Primary safety issues

When considering the potential impact of generative AI (Gen AI), respondents expressed several key concerns. The foremost worry was its potential use for criminal intent, with 52% of respondents citing this as a major concern. Closely following this was the misappropriation of information entered into Gen AI models, such as personal photos, health data, and personal details, which raised concerns for 51% of respondents.

Furthermore, with over 2 billion voters expected to participate in elections across 50 countries this year, nearly half (46%) of people expressed anxiety about the spread of misinformation and disinformation through Gen AI. The use of this technology to create deepfakes of politicians, as evidenced by incidents involving London Mayor Sadiq Khan and Labour leader Keir Starmer, underscores the validity of these concerns.

Balancing the risks and benefits

Despite concerns about generative AI, it is pleasing to observe that many consumers are aware of the value this technology can bring, as over a third (37%) of respondents said that the benefits of its use outweigh the risks. Furthermore, over three quarters (78%) were either very or somewhat optimistic about the impact of generative AI on society.

It is important to dispel any fears that people may have about generative AI in order to encourage its uptake. As long as people continue to think that AI will take their jobs, or that there is risk of bias in its decision making, etc., encouraging people to adopt and get the most from this technology will be an impossible task. We need to talk more about the opportunities ensure that AI isn’t seen as a remote piece of black box technology competing with or replacing humans – but re-frame it as ‘your new AI colleague’ that can support people and help them achieve their goals.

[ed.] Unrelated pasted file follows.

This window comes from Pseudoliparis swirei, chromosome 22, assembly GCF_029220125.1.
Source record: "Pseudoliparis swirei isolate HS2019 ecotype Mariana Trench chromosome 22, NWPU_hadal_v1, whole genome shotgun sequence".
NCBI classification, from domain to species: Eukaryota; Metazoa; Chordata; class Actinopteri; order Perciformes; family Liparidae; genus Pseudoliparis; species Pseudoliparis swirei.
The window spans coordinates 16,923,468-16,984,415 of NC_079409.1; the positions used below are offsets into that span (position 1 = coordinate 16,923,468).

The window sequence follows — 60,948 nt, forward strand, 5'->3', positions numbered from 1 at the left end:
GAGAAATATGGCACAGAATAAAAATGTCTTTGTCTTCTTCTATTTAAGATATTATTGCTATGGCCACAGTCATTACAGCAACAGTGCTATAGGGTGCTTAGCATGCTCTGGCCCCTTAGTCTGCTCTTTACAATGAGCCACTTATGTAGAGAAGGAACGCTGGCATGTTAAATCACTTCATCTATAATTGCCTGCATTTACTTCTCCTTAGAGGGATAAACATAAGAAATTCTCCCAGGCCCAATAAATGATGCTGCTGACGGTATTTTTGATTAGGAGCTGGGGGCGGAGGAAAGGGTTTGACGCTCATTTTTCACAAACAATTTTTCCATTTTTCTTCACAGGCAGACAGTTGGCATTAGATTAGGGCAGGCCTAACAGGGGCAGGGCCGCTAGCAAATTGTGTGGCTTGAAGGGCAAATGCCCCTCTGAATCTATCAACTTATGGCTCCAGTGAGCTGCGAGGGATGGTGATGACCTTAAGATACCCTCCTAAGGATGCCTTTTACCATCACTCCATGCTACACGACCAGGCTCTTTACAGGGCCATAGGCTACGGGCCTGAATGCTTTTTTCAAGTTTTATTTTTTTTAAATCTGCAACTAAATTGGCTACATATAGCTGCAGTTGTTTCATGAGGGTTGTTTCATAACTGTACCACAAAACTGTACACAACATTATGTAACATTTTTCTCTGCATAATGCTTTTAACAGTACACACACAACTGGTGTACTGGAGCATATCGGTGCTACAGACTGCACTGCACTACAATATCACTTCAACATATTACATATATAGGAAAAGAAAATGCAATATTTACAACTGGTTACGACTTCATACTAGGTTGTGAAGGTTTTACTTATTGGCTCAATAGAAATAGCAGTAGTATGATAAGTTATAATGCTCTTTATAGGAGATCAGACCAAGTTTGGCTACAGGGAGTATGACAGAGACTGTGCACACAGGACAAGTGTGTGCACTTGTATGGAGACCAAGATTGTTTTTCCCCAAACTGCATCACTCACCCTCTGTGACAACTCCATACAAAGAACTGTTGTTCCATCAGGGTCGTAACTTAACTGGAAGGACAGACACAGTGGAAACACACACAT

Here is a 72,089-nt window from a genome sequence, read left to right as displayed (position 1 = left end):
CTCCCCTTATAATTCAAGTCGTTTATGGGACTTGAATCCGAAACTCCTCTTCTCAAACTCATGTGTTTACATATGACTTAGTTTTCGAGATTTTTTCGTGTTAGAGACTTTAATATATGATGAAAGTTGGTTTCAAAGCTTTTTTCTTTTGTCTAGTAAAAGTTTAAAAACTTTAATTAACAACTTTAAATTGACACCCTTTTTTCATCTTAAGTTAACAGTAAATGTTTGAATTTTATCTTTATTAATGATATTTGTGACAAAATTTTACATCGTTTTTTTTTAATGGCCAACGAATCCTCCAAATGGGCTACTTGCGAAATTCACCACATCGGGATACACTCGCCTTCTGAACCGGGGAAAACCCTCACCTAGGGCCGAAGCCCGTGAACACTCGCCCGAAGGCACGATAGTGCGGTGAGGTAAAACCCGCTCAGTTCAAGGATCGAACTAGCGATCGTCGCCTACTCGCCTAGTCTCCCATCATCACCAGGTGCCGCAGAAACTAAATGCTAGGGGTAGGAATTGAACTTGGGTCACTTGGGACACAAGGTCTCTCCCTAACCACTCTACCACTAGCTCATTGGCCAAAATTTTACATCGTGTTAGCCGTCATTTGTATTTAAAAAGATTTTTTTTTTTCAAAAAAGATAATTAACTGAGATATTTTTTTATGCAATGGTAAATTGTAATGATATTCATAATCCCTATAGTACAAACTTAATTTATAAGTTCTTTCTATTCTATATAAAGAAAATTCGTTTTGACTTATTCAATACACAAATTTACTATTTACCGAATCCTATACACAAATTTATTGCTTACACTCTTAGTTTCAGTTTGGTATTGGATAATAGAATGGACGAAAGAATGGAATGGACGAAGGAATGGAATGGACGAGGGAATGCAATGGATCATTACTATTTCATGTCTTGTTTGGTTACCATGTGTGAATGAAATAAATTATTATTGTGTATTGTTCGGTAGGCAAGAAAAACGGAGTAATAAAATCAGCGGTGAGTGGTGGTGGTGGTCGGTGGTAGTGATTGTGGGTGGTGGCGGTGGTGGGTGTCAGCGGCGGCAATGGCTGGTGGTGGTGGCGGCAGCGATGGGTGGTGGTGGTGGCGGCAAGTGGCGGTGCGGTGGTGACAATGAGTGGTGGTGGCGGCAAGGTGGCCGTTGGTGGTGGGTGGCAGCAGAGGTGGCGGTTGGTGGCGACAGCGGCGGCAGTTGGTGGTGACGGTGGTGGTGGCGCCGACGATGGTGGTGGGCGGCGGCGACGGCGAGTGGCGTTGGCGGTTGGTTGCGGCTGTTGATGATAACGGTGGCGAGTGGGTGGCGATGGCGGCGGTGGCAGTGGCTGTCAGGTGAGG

This new data only underscores the urgent need for Gen AI regulation to address public concerns and ensure responsible development and deployment of this transformative technology. Fortunately, Governments and regulators around the world, including the UK, are working to put appropriate guardrails in place for Gen AI so people can benefit from this new technology. But our data suggests that people want the companies creating these models to do more to teach the public about how to use them safely.

Generative AI businesses should take this as an opportunity to not only build trust with their customers but also help them get better results when using their tools. As Gen AI continues to shape our world, collaboration between governments, regulators, and Gen AI businesses is crucial to unlocking its benefits while mitigating potential risks.

We've featured the best CX tool.

This article was produced as part of TechRadarPro's Expert Insights channel where we feature the best and brightest minds in the technology industry today. The views expressed here are those of the author and are not necessarily those of TechRadarPro or Future plc. If you are interested in contributing find out more here:

Ian West, Head of Technology, KPMG UK.